Organized labor has become a fixture in U.S. politics and elections, donating money and manpower mainly to Democratic candidates. So it shouldn't surprise anyone when Republican officeholders try to persuade workers not to join a union.
That's happening now in Tennessee, where the United Auto Workers union is trying to persuade workers at the Volkswagen assembly plant in Chattanooga to join its ranks. And while it seems perfectly fair for pols to urge workers to reject a union in this week's vote, some elected officials in Tennessee appear to be taking their advocacy a step too far.
State Sen. Bo Watson, the Speaker pro tem, said Monday that if workers voted to unionize, it would jeopardize any future financial incentives the state might offer VW. That's no small threat; federal, state and local governments ponied up more than half a billion dollars' worth of aid for the initial 1,400-acre plant, which employs 3,200 workers. About half of them are the target of the UAW's organizing drive.
VW is now shopping around for a site in North America to build SUVs. It has only two production facilities on the continent today: Chattanooga and Puebla, Mexico. So states are likely to wage a tax-incentive bidding war over the new factory similar to the one over the Chattanooga plant.
Arguments like that are fair game. So are the warnings by politicians that unions will turn Chattanooga into Detroit (the current iteration, not the one from the 1960s).
But Watson's remarks went one crucial step further, saying that the state would retaliate against the company financially if its workers unionized. You might argue that Watson's position is actually a good-government one; chasing industrial investment with tax incentives smacks of crony capitalism. Throwing subsidies at the likes of VW also tilts the playing field in favor of one global competitor over the others, and a foreign one at that.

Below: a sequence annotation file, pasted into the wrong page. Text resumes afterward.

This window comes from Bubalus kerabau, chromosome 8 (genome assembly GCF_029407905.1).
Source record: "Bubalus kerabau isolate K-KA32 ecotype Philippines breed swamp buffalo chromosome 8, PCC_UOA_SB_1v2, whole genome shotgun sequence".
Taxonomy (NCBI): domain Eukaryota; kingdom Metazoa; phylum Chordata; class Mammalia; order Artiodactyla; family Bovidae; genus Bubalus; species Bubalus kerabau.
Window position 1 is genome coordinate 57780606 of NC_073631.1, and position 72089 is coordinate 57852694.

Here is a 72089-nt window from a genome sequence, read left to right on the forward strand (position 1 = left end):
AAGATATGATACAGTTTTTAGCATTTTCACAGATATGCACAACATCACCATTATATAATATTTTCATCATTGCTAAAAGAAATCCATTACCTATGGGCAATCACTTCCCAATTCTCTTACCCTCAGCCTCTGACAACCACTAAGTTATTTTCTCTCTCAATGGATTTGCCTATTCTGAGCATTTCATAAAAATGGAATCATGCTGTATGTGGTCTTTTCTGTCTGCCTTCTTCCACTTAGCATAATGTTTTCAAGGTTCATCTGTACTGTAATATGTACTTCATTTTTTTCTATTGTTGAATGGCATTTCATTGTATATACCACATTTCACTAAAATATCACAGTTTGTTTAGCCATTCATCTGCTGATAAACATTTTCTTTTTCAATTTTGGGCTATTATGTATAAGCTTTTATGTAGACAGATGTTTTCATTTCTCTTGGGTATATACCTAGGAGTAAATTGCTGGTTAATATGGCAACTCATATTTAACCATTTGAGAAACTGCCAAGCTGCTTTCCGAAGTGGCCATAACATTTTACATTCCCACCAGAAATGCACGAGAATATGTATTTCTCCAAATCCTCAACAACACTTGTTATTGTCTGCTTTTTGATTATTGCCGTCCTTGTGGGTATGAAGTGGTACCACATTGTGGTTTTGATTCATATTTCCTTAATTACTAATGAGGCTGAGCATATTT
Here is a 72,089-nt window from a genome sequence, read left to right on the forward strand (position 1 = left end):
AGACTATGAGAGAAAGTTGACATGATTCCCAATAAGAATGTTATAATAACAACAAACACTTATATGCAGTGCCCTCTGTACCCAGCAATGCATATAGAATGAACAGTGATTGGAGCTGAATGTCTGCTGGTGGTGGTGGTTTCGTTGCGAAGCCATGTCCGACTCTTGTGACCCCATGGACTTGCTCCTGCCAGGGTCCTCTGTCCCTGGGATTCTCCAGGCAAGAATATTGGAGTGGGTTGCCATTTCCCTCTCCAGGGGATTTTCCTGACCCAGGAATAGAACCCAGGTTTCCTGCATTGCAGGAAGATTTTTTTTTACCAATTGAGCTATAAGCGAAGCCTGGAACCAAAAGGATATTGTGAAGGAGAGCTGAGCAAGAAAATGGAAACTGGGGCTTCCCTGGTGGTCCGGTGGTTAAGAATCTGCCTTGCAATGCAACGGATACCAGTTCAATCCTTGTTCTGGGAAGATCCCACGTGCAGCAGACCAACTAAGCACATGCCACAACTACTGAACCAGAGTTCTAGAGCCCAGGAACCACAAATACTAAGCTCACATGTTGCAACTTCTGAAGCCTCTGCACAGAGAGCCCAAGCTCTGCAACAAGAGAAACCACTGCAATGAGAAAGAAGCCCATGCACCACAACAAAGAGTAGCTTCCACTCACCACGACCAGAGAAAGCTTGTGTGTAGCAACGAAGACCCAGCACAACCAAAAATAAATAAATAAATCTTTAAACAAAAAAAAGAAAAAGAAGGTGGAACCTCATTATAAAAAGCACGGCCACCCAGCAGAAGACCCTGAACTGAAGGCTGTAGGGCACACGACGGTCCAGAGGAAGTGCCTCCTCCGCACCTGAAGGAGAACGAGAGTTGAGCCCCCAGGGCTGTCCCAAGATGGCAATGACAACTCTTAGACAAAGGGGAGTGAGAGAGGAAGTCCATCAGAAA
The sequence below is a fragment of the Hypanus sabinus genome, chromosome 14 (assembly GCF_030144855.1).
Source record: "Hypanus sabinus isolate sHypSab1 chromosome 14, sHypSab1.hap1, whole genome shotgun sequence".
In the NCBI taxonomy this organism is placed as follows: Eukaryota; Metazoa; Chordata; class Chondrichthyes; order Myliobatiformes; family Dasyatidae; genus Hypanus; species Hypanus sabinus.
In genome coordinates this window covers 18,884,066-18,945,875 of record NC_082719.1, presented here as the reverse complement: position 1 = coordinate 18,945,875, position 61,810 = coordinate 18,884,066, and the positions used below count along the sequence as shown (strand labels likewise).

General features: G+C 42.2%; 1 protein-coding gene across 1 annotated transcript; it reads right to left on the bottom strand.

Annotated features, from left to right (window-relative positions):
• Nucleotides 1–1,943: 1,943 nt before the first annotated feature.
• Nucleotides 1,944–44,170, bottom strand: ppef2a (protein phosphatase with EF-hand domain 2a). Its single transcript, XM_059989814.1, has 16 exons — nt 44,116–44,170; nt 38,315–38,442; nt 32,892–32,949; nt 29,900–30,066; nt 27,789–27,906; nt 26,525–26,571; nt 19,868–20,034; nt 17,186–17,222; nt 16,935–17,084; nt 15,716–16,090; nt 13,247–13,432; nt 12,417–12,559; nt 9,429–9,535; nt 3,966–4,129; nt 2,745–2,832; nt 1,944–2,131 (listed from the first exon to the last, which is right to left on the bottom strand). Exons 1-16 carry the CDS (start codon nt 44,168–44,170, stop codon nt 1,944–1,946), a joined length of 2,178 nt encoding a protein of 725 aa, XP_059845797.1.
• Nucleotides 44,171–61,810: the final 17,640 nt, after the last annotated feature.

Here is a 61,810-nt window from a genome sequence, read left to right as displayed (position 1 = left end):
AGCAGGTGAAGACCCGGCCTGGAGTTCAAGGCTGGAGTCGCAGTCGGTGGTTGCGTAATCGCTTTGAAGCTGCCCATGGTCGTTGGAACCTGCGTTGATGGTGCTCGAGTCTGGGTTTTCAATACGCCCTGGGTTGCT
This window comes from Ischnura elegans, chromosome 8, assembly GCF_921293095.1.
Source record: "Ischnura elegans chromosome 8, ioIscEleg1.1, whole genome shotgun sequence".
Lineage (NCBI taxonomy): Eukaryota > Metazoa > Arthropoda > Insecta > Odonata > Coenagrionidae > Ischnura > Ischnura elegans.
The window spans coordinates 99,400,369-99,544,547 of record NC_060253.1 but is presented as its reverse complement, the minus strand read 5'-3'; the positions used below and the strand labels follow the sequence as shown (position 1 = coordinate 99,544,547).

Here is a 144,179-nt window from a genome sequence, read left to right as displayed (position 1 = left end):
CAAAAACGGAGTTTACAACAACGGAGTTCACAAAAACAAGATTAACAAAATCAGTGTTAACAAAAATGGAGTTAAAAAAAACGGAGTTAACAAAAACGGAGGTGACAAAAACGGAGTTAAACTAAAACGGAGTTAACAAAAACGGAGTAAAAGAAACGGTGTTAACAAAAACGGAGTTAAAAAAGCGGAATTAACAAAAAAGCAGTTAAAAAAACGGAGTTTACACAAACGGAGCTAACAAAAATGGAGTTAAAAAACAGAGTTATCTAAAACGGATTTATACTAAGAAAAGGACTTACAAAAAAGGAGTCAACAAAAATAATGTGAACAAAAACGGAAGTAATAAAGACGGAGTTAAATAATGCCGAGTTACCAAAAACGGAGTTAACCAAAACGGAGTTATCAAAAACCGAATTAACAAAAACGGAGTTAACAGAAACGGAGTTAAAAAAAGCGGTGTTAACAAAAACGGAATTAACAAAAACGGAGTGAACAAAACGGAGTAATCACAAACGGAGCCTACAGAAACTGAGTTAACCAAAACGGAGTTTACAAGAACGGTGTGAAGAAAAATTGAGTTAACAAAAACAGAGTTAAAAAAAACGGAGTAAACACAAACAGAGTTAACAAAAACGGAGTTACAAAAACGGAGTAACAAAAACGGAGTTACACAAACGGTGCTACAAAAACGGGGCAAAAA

The problem for Watson is that Tennessee has already embraced this sort of government interference in the marketplace, with gusto. The incentives given to VW in Chattanooga may have been the largest ever for an automaker in the United States.
And Tennessee is hardly the only player in this game. Seemingly every auto factory built in the last few decades has been supported by special tax breaks and other public subsidies, as Southern and western states worked to lure automakers from Japan, Germany and South Korea.
The comments by Watson, Haslam and other Republican pols in Tennessee sound like buyer's remorse. VW isn't like the Asian automakers that resolutely resist unionization. Integrating workers into corporate decision-making is part of VW's way of doing business; its German plants all have labor-management "works councils" that the company considers vital to productivity, morale and innovation.
Importing that concept into the United States, however, apparently can't be done legally unless the workers are unionized. That helps explain why VW isn't opposing the UAW.
If Tennessee's Republican leaders don't think a unionized VW would be good for the state, they're free to make that case -- short of threatening the company with financial harm. But they should have taken a closer look at the company they were wooing before they outbid their neighbors for VW's Passat plant.